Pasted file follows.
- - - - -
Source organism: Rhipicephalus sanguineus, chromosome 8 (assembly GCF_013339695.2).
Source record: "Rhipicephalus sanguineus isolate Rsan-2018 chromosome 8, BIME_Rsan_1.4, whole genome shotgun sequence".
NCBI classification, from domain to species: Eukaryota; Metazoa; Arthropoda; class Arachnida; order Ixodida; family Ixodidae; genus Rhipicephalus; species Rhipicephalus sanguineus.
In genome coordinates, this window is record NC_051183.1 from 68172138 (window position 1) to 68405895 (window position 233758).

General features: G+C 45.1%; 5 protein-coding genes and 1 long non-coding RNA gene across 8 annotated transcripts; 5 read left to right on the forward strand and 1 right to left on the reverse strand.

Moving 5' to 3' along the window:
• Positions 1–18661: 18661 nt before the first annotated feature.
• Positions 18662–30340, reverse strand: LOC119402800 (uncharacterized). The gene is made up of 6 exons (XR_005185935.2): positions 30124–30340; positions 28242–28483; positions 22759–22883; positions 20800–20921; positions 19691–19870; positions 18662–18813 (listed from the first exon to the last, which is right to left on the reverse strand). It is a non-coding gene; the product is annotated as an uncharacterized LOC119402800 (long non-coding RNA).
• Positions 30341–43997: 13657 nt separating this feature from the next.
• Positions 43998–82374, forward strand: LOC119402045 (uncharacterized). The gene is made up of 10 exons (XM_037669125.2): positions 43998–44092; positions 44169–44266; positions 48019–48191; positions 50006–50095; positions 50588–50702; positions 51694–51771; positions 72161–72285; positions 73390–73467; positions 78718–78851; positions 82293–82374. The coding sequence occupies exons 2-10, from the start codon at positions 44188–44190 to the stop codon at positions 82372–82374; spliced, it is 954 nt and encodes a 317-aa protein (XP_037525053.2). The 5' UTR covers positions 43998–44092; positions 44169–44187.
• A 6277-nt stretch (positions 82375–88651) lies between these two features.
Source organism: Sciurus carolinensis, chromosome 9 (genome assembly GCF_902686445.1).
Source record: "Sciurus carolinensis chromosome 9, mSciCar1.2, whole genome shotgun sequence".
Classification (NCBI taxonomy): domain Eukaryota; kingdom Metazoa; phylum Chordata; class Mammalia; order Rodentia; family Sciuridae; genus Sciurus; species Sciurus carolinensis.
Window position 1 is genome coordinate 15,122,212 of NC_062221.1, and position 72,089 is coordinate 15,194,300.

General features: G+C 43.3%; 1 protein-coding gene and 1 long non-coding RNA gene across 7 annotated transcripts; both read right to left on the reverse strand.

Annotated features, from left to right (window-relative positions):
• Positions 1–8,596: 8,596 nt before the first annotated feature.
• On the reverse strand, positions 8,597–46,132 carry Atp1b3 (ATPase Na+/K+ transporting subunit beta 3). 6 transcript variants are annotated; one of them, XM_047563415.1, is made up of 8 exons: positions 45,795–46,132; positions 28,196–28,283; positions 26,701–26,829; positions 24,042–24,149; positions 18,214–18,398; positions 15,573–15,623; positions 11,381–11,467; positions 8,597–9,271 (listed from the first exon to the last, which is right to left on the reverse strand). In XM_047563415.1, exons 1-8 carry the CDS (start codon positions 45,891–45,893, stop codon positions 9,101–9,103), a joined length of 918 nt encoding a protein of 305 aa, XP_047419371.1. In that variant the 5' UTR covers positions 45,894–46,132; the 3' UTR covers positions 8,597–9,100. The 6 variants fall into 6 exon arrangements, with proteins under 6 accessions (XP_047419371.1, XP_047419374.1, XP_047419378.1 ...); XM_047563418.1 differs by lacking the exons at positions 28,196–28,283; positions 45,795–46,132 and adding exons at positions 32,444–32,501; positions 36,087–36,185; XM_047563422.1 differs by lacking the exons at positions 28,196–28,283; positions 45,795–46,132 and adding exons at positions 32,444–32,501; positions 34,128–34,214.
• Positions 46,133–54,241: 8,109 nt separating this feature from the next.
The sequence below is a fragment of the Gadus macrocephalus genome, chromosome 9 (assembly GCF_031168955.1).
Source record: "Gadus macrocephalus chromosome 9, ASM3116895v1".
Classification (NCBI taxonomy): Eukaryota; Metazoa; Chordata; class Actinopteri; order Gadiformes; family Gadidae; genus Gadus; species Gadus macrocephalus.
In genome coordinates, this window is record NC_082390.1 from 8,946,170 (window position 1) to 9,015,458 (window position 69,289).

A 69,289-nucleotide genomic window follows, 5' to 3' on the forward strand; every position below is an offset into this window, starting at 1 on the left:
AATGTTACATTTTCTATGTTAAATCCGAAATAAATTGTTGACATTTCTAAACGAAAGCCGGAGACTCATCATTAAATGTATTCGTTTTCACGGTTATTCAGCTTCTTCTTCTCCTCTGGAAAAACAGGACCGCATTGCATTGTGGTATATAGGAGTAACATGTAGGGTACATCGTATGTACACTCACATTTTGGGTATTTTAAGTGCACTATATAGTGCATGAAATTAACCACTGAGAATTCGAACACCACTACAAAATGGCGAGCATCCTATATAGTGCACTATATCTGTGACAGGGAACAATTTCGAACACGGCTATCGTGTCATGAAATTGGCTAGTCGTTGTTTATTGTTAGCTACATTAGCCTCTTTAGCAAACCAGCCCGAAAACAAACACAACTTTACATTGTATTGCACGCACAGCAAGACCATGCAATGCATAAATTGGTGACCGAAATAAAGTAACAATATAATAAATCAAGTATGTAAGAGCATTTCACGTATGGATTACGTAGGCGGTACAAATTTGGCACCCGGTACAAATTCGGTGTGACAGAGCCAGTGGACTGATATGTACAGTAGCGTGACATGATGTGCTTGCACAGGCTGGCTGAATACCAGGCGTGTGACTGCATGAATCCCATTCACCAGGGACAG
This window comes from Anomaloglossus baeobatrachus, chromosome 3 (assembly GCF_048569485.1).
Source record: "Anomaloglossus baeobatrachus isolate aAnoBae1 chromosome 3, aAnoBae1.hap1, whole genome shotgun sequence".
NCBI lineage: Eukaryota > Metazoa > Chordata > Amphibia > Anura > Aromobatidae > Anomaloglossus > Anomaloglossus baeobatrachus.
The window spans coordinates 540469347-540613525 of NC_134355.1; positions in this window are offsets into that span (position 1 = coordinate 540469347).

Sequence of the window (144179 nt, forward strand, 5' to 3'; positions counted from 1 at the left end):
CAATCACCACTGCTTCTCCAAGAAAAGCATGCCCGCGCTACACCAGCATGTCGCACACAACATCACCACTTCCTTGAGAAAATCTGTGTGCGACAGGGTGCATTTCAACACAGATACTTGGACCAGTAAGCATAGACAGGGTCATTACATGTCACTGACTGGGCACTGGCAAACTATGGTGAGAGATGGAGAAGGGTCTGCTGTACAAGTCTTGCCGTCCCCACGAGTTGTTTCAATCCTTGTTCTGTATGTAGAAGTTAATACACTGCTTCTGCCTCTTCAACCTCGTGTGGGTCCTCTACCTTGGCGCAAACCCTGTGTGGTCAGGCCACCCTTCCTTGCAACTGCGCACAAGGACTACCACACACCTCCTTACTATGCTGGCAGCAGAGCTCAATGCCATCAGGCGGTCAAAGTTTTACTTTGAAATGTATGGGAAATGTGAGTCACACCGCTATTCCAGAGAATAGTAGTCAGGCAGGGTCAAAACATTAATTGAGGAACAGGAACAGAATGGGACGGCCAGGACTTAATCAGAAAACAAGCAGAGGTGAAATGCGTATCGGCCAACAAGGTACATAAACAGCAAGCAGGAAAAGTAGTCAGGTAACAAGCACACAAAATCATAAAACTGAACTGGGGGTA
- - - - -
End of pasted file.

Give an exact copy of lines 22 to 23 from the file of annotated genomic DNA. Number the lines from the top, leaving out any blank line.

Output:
Source record: "Gadus macrocephalus chromosome 9, ASM3116895v1".
Classification (NCBI taxonomy): Eukaryota; Metazoa; Chordata; class Actinopteri; order Gadiformes; family Gadidae; genus Gadus; species Gadus macrocephalus.